Saturday, February 25, 2017

This nadu is my land, this nadu is your land ;)

Right from when I was a kid, I have always believed that there is something in people in India that makes us feel it is normal to go far away from the places where we were born and raised.  Maybe the stories of my grandfather were the reason; back in the early 1930s, he went from his home in the southern tip of the peninsular India all the way to Varanasi (Benares) for his undergraduate education.  Given the transport and communication technologies of the day, that kind of a decision is almost unimaginable these days.

Or, maybe because of the stories that I heard about my father, who went all the way from the southern tip of the peninsular India all the way up to a back-of-beyond place in Bihar in order to work at a project that was modeled after the Tennessee Valley Authority (TVA.)  Those days, travel from his mother's home to his work consumed five days, which meant that ten days of a month-long vacation were spent merely on traveling!

By the time I was a pre-teen, I had been made aware of the far corners of the world to which people from India had spread.

Such a "will travel" attitude means that soon people of Indian origin pop up in areas all around.  Sometimes, that leads to tragedies too--like in the case of an Indian engineer who was shot dead by a white terrorist.

If we don't get killed, and if we are allowed to do what we like doing, then, hey, a Sendhil Mullainathan happens.

To people like me, who come from a certain part of India, that name immediately tells us that he is one of us.  It is a Tamil name.  

For a few years, I have been following Mullainathan's work to the extent that I can understand.  He has been engaging with the public, too.  Good for him, and good for us.  A chair professor at Harvard, he writes in the NY Times about trump not having an economic adviser:
The Council of Economic Advisers performs a function, and provides a perspective, that businesspeople do not.
By way of background, it is useful to understand how the council, which does not, at the moment, have a chairman, actually operates. In effect, it is an in-house economic consultancy for the White House. The staff produces economic analysis on nearly every issue the president faces.
trump is clear that he knows it all.  He doesn't need any stinking economist to tell him about the economy.  How many economists are as rich as he and some of his cabinet members are, right?  If you are so smart, how come you ain't rich, you stupid economics professor?

Mullainathan addresses this difference between business and economics:
This is a much broader responsibility than you might imagine. For example, suppose a reduction in the size of the Army was being considered. The effect on national security would be a major concern, but even this policy has economic consequences. What would the reduced job opportunities do to people who have made the military their profession? What would happen to the economies of the towns that surround Army bases? What would the fiscal consequences be, such as the cost of early retirement or severance packages that might need to be paid as part of a downsizing? It is the council’s job to marshal the best analysis and evidence to answer these questions.
Ah, those elite professors at liberal universities that keep conservatives away from campuses.  trump and his minions know better.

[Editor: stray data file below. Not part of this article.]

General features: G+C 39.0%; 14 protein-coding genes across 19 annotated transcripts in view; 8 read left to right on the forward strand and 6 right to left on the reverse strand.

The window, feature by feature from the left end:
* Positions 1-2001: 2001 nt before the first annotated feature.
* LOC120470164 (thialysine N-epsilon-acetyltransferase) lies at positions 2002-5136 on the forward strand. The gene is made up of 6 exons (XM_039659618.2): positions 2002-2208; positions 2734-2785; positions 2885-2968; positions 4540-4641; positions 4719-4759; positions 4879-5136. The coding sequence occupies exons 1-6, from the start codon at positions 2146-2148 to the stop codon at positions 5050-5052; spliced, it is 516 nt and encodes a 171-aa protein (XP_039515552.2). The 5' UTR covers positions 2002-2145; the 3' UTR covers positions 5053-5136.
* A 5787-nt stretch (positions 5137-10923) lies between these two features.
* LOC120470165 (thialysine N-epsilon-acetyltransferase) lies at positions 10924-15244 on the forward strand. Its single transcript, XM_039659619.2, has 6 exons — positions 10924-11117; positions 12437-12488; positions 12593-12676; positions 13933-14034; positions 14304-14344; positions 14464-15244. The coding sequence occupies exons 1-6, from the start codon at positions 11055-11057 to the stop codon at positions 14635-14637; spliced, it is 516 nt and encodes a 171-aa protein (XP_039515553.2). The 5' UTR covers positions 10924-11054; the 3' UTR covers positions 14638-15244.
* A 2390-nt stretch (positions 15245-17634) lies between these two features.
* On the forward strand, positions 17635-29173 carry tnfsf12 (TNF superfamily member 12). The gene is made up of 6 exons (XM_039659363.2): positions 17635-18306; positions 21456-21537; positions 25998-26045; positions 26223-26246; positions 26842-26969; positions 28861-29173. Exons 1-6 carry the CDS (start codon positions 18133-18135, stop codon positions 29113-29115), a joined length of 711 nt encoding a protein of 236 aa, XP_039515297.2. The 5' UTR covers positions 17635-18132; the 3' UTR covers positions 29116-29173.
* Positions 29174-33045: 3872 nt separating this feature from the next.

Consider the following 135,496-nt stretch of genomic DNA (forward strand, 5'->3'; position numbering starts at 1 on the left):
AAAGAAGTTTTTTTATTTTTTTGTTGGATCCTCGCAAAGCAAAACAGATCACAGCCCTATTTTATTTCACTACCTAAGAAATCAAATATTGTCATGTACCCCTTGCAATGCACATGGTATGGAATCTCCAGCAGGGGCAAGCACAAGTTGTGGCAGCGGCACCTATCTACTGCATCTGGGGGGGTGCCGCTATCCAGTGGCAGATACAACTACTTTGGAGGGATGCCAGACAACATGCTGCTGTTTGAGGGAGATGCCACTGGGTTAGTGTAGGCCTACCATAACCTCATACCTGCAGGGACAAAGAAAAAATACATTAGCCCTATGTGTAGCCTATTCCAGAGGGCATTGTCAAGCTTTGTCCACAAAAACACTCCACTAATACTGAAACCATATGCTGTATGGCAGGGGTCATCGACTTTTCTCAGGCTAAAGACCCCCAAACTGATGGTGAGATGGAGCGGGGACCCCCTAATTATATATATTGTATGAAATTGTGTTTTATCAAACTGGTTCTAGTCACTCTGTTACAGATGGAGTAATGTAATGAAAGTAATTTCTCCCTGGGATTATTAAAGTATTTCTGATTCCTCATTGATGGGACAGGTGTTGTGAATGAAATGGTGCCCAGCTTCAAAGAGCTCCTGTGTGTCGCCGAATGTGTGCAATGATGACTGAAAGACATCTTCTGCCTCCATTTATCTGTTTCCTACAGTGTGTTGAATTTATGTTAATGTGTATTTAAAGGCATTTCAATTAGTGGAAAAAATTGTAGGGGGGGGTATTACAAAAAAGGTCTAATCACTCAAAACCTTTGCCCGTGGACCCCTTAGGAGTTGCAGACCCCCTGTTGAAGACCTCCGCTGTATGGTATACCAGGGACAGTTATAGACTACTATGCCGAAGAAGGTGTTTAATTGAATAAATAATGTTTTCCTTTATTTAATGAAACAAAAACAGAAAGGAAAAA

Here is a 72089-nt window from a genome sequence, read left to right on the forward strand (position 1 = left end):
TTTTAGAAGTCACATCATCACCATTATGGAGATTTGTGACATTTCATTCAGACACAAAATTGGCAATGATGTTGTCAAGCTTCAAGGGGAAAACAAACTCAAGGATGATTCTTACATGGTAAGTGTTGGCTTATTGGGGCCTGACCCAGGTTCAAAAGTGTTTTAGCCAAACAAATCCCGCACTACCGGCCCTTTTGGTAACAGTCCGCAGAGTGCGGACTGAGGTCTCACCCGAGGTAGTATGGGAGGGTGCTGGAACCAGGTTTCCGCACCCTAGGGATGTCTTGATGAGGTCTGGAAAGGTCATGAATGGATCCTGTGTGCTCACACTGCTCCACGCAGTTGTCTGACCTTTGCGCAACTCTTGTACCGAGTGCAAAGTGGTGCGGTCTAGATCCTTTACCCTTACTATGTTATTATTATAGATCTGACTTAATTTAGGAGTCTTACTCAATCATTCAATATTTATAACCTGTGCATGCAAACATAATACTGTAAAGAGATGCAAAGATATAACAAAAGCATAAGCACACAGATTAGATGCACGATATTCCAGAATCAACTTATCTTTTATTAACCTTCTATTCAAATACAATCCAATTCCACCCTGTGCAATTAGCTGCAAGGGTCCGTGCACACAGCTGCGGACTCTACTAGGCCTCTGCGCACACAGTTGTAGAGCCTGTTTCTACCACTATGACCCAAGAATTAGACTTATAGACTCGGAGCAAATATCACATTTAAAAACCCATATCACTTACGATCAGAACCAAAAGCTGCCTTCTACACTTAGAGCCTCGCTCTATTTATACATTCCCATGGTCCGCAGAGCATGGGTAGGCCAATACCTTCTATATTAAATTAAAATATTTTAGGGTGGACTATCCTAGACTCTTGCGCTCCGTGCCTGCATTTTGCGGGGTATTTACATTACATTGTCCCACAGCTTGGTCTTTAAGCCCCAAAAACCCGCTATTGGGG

Chances are that despite the best efforts of the white supremacist party aka the GOP, a smart, good-looking, person of Indian origin might even make it all the way to the Oval Office; just wait for it ;)

2 comments:

Ramesh said...

Never heard of Sendhil. I did read that piece in the NYT but never saw who had written it.

The issue of people from business & industry in the government is a nuanced one. Obviously, just having people from any one sector in government is bad. Running a government is easily the most complex activity on earth and you need talent from every walk of life.

My point in the past has always been people from industry are under represented in government and because of that the best managerial talent available is not being utilised. In the US, at best a few from the finance industry have been in the position of Treasury Secretary, but otherwise, your governments have been dominated by lawyers. A career in industry teaches you to be results oriented, teaches you to be accountable and demands performance. These are excellent qualities to being to government. Trump bringing a few people from business into government is actually good.

The reasons why industry is under represented are many. Firstly managers don't want to come to government because of pay differentials. Secondly there is more than a whiff of dirtiness in politics and governing that puts off talent. Third is the huge problem of conflicts of interest that incidentally is a major issue with your government. Fourth politicians usually detest business people. But I submit, finding ways to being high performing managers from industry to government is a good thing.

Sriram Khé said...

If business folks do not want to give up their gazillions in order to serve the public, I have no problems with that.
if the business folks think they are far superior to the dirt and mess of politics, that means they live in an illusory world of false beliefs that businesses are all clean and virtuous.
if the business folks do not want to deal with the conflicts of interests, then I have no problems if they decide not to enter politics.

The only place where I agree with is this: The mutual suspicion and distrust between business and politics. This adversarial attitude is one that we cannot afford. I would rather that the two worked in ways that complemented each other.

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